April 19. 2024. 9:31

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Belgium announces new migration deal


The new migration deal that will be used to ‘solve’ the migration crisis was presented by Prime minister Alexander De Croo and Asylum and Migration State Secretary Nicole de Moor during a press conference on Wednesday.

Belgium was previously condemned for failing to guarantee a place to stay for each asylum seeker, and people sleeping in the streets have multiplied over the years.

“With this first package of measures, we are on the path to reform. Reception places will only be allocated to those who are undergoing an asylum procedure, cooperation on return will be enshrined in law, abuses will be combated, and vulnerable persons will be protected,” said de Moor in a statement.

About 700 new places will be created using shipping containers. De Moor is also tasked with creating an additional 2,000 places on top of the 8,000 already created under the current government.

“Our country is making significant efforts in this area. The current number of reception places in our country is historic: 38,000 places in addition to the 65,000 Ukrainian refugees. In the European context, we are doing more than our share,” De Croo said in a statement.

The government said it would also focus on freeing up space in asylum centres and tackling the issue of unsuccessful applicants.

“Those who have used up all appeals must return to their country of origin. That is why we will focus more on outflows and deportations. The proactive return policy is enshrined in law. We will not continue to create reception places. Those entitled to reception will get it, but no collective regularisation will happen. On the contrary,” said De Croo.

People who have to return to their home country — if possible, voluntarily — will no longer simply be given the order to leave the territory but will be monitored. If they refuse to leave the territory, they can be escorted to ensure they leave. To ensure this is possible, more staff will be recruited.

On the other hand, there will also be a stricter and swifter application of the Dublin Directive, allowing asylum seekers to be sent back to the member state where they first arrived.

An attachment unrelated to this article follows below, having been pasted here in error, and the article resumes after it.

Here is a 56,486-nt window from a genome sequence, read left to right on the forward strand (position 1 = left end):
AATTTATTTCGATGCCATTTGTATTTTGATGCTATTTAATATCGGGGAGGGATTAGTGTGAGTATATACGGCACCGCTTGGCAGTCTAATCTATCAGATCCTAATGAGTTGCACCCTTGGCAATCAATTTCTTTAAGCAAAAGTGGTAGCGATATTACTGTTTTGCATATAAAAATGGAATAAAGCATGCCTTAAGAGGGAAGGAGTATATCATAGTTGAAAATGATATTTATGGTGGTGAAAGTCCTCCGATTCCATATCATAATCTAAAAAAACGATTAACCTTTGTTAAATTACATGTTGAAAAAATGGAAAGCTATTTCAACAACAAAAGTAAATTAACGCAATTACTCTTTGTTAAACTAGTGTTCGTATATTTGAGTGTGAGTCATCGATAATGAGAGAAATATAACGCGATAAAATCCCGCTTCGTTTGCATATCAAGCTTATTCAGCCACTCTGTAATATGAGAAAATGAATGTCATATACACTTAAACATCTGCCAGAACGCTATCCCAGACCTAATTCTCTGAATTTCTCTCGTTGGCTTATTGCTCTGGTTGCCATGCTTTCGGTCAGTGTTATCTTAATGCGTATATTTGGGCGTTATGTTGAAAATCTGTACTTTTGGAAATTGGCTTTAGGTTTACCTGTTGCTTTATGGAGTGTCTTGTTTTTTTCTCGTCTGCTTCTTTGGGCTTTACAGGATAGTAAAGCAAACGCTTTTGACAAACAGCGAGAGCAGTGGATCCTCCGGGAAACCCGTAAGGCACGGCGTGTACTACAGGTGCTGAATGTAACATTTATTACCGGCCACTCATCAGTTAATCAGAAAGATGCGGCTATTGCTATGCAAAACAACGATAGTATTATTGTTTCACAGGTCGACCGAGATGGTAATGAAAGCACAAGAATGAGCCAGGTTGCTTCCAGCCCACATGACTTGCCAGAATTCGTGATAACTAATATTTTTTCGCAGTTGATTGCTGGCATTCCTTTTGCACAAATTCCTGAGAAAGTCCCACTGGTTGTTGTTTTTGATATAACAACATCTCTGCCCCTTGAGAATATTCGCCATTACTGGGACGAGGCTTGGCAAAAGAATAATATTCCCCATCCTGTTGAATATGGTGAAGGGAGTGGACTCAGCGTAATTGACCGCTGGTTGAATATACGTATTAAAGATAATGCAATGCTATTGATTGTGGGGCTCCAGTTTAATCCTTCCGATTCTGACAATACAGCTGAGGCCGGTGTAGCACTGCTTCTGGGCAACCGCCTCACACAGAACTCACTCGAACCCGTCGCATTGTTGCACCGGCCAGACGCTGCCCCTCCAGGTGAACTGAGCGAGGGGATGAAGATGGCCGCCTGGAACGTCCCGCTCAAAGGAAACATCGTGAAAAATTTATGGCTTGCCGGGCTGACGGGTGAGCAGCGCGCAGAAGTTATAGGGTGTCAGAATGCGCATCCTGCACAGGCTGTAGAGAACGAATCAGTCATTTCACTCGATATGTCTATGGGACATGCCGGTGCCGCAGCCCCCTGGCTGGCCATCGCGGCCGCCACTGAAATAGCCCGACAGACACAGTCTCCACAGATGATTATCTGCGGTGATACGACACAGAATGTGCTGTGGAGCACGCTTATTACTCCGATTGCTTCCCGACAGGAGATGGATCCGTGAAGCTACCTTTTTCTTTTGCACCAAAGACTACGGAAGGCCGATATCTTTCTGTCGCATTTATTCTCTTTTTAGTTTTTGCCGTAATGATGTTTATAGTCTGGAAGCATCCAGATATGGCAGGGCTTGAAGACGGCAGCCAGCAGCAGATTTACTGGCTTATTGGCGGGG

Several measures will also be taken about family reunification

It notably includes a procedure for determining who the effective carer of the child is. Family reunification with Belgian children will be possible for the parent who effectively takes care of the child daily, as before being the child’s parent was sufficient.

The ban on family reunification — which provides for a two-year waiting period for third-country nationals who are here through family reunification — will be extended to foreigners who seek the right of residence as partners of a Belgian or EU citizen.

The government also recognises situations where children are granted refugee status because they need protection, not their parents. In such cases, parents can invoke humanitarian regularisation to stay in Belgium with their children. However, the government believes that this is not the purpose of regularisation and now creates a separate right of residence, via family reunification, for the parents of recognised minor refugees.

In addition, it will be written into the law that children can no longer be detained in closed centres.

Former state secretary for asylum Theo Francken (N-VA, ECR) denounced this inclusion in the law, arguing the measure will attract families with children to Belgium.

“In a certain context, it should be possible to lock up children. […] We are the only Western European country to block it in law. […] Not doing it seems humane, but in practice, it creates perverse effects and is inhumane,” the Flemish right-wing politician told VRT.

(Anne-Sophie Gayet | EURACTIV.com)